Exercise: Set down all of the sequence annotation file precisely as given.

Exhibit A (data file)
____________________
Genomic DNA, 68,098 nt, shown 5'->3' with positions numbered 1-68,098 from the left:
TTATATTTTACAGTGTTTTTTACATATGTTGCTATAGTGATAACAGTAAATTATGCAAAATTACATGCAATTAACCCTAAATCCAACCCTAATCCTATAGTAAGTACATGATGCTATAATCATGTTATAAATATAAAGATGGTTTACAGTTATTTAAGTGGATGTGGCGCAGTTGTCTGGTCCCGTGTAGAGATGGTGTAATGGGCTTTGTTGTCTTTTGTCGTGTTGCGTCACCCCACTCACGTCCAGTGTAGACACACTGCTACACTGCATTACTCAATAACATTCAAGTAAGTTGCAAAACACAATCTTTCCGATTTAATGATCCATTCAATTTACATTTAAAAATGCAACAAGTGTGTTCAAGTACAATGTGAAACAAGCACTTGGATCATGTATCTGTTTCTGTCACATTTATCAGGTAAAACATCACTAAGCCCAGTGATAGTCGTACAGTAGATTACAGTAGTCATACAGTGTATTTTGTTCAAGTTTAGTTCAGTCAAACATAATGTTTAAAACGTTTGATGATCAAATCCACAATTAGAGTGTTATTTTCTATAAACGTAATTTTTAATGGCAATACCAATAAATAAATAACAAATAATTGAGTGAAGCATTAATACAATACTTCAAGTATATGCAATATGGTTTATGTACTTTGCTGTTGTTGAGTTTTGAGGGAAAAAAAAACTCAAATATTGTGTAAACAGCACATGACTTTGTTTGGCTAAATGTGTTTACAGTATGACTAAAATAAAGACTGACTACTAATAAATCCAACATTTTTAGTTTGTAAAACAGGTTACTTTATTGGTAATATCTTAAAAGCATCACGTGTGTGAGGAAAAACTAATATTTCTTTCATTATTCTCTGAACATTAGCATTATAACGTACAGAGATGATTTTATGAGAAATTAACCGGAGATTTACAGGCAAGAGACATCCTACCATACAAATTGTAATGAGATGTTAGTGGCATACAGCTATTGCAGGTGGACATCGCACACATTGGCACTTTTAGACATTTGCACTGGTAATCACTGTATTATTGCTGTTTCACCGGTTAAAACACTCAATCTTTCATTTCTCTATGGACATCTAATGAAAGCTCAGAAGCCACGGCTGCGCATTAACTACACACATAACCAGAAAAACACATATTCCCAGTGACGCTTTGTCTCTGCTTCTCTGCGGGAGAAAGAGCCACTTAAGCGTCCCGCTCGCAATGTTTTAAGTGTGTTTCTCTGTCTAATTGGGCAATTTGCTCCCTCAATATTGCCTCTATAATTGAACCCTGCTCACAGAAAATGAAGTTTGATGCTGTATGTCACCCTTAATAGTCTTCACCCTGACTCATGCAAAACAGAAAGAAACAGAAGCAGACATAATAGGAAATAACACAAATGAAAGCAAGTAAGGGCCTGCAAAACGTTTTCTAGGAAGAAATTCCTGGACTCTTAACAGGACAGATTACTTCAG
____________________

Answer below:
Genomic DNA, 68,098 nt, shown 5'->3' with positions numbered 1-68,098 from the left:
TTATATTTTACAGTGTTTTTTACATATGTTGCTATAGTGATAACAGTAAATTATGCAAAATTACATGCAATTAACCCTAAATCCAACCCTAATCCTATAGTAAGTACATGATGCTATAATCATGTTATAAATATAAAGATGGTTTACAGTTATTTAAGTGGATGTGGCGCAGTTGTCTGGTCCCGTGTAGAGATGGTGTAATGGGCTTTGTTGTCTTTTGTCGTGTTGCGTCACCCCACTCACGTCCAGTGTAGACACACTGCTACACTGCATTACTCAATAACATTCAAGTAAGTTGCAAAACACAATCTTTCCGATTTAATGATCCATTCAATTTACATTTAAAAATGCAACAAGTGTGTTCAAGTACAATGTGAAACAAGCACTTGGATCATGTATCTGTTTCTGTCACATTTATCAGGTAAAACATCACTAAGCCCAGTGATAGTCGTACAGTAGATTACAGTAGTCATACAGTGTATTTTGTTCAAGTTTAGTTCAGTCAAACATAATGTTTAAAACGTTTGATGATCAAATCCACAATTAGAGTGTTATTTTCTATAAACGTAATTTTTAATGGCAATACCAATAAATAAATAACAAATAATTGAGTGAAGCATTAATACAATACTTCAAGTATATGCAATATGGTTTATGTACTTTGCTGTTGTTGAGTTTTGAGGGAAAAAAAAACTCAAATATTGTGTAAACAGCACATGACTTTGTTTGGCTAAATGTGTTTACAGTATGACTAAAATAAAGACTGACTACTAATAAATCCAACATTTTTAGTTTGTAAAACAGGTTACTTTATTGGTAATATCTTAAAAGCATCACGTGTGTGAGGAAAAACTAATATTTCTTTCATTATTCTCTGAACATTAGCATTATAACGTACAGAGATGATTTTATGAGAAATTAACCGGAGATTTACAGGCAAGAGACATCCTACCATACAAATTGTAATGAGATGTTAGTGGCATACAGCTATTGCAGGTGGACATCGCACACATTGGCACTTTTAGACATTTGCACTGGTAATCACTGTATTATTGCTGTTTCACCGGTTAAAACACTCAATCTTTCATTTCTCTATGGACATCTAATGAAAGCTCAGAAGCCACGGCTGCGCATTAACTACACACATAACCAGAAAAACACATATTCCCAGTGACGCTTTGTCTCTGCTTCTCTGCGGGAGAAAGAGCCACTTAAGCGTCCCGCTCGCAATGTTTTAAGTGTGTTTCTCTGTCTAATTGGGCAATTTGCTCCCTCAATATTGCCTCTATAATTGAACCCTGCTCACAGAAAATGAAGTTTGATGCTGTATGTCACCCTTAATAGTCTTCACCCTGACTCATGCAAAACAGAAAGAAACAGAAGCAGACATAATAGGAAATAACACAAATGAAAGCAAGTAAGGGCCTGCAAAACGTTTTCTAGGAAGAAATTCCTGGACTCTTAACAGGACAGATTACTTCAG